I am not surprised to learn that “fit fat” is healthier than “sedentary skinny.” This knowledge provides further incentive for physicians to get their patients moving. Consequently I disagree with Dr Richardson [“Prescribing activity,” BCMJ 2012;54:221] that BC physicians’ advocacy for bicycle helmets has been a good example of health promotion.
As an alternative to driving, I’m sure we all agree that daily utilitarian cycling is a superior choice—cycling maintains physical fitness, favors mental health, prevents both noise and air pollution, and, of course, does not constitute a menace to other road users. So then why don’t more people use bikes to get around? Because firstly, they think cycling is too dangerous, and secondly, they find motoring more convenient.
Bike helmet advocacy and legislation unfortunately reinforce the first perception, consolidating the misconception that cycling on roads is a high-risk activity. (Paradoxically, trail riding is much more dangerous, yet our law only applies to street riders!) Overestimated as the threat may be, the menace to utilitarian riders is motorists. But rather than endorsing protection, why don’t we address prevention of accidents?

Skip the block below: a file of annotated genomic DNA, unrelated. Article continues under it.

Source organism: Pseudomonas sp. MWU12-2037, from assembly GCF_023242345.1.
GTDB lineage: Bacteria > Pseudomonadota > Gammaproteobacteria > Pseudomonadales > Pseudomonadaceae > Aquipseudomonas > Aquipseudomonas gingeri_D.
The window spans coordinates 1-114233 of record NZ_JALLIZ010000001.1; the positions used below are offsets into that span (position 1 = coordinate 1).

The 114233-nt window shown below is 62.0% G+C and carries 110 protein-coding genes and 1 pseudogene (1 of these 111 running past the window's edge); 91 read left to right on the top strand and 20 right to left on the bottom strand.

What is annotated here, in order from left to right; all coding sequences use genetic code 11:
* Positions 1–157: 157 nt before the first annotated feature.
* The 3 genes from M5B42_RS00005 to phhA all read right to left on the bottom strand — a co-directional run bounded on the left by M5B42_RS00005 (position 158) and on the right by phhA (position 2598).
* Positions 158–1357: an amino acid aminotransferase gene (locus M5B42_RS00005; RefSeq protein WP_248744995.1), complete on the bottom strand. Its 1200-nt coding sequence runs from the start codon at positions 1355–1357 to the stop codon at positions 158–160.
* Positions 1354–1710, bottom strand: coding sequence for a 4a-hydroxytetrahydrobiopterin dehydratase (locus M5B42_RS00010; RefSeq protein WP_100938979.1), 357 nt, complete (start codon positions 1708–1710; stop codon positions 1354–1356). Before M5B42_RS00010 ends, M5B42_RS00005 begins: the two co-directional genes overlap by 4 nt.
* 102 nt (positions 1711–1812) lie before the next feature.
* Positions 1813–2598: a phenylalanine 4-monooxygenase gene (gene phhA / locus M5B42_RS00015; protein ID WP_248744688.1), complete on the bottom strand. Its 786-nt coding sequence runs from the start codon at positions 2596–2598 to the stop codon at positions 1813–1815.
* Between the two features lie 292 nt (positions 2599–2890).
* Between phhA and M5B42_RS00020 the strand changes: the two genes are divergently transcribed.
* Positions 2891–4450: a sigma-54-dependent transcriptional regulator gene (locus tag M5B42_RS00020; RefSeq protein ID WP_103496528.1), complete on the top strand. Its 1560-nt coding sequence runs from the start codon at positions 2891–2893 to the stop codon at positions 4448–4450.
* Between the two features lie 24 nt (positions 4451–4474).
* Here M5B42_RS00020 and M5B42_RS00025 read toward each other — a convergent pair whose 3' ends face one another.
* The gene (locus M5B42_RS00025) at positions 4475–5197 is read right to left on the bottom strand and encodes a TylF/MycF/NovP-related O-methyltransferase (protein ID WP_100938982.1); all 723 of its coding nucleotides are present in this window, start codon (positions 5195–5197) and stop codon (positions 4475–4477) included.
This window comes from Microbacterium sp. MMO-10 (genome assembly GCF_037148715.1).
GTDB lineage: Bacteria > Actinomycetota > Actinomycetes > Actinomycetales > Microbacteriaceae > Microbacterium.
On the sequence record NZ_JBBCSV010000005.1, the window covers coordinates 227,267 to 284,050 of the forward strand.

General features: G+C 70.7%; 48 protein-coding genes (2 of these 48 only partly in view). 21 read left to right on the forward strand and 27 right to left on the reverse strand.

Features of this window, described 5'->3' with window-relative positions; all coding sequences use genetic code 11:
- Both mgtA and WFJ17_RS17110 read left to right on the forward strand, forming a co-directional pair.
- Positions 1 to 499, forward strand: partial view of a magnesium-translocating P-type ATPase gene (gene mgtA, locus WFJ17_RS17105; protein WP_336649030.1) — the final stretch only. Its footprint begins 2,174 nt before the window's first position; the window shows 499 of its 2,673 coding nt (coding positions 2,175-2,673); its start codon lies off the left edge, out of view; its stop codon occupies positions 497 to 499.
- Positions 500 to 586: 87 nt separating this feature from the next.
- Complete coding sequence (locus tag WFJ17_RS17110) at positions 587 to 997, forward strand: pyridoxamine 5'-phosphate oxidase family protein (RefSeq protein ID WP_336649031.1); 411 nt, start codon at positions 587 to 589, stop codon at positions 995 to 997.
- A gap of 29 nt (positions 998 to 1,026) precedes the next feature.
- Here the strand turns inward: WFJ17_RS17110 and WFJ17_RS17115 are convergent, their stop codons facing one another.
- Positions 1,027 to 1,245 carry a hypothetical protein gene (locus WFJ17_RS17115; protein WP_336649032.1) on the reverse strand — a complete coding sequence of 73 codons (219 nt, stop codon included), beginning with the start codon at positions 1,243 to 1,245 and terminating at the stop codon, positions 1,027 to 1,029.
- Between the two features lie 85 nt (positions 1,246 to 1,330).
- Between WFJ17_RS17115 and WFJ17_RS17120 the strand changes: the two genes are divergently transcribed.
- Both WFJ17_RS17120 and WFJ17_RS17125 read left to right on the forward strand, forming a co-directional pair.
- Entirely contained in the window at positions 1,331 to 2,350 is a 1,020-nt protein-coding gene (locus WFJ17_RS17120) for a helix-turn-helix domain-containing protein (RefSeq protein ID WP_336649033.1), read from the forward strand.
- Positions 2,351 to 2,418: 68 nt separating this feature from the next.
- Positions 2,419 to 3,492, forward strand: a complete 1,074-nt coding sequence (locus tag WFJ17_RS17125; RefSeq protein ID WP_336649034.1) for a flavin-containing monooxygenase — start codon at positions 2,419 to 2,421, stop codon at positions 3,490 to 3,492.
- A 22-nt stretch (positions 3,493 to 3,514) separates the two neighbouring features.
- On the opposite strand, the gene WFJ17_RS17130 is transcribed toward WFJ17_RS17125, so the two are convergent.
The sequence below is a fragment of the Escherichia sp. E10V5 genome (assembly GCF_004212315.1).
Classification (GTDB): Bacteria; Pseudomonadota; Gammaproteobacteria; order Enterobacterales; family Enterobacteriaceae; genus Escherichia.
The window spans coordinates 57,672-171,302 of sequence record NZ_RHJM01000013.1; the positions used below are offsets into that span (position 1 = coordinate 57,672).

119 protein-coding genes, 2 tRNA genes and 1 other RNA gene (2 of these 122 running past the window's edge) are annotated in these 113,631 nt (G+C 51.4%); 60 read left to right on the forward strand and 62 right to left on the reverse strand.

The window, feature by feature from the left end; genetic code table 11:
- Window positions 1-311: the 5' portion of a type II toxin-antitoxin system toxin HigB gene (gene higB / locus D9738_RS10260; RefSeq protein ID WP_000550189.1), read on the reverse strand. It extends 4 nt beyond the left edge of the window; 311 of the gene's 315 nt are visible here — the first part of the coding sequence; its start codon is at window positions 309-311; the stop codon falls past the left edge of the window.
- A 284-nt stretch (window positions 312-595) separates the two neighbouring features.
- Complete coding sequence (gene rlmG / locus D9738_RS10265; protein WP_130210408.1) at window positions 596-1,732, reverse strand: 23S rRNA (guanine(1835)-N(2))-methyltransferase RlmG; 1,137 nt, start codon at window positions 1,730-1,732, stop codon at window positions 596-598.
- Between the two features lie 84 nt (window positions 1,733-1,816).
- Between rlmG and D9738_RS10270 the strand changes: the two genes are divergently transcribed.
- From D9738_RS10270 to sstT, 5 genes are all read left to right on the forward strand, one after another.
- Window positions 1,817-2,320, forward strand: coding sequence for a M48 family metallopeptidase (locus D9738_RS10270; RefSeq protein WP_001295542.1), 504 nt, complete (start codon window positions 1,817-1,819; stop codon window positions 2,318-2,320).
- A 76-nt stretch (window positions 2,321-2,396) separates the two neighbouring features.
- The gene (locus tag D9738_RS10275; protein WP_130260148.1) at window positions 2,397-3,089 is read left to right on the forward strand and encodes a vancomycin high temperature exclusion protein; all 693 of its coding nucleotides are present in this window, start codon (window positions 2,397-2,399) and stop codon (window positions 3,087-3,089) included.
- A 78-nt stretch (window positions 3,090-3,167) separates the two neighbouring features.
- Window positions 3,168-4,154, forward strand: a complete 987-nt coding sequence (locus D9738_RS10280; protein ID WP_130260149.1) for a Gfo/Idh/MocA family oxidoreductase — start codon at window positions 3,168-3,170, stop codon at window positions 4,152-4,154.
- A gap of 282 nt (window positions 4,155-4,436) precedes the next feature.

It’s about time that the medical community targets the primary cause of both sedentary behavior and traffic injuries: driving has become too fast, too cheap, and too convenient. Just as we did for smoking, physicians must target motoring as an unhealthy choice. We should make it an objective to promote measures that make driving slower, more expensive, and less convenient. We could start by lobbying for universal 30 km/hr speed limits in all residential areas and for the elimination of all free public parking.
These two initiatives would be vastly more effective than bike helmets in achieving road safety for all users and would help society rediscover that legs are meant for locomotion.
—Thomas J. DeMarco, MD
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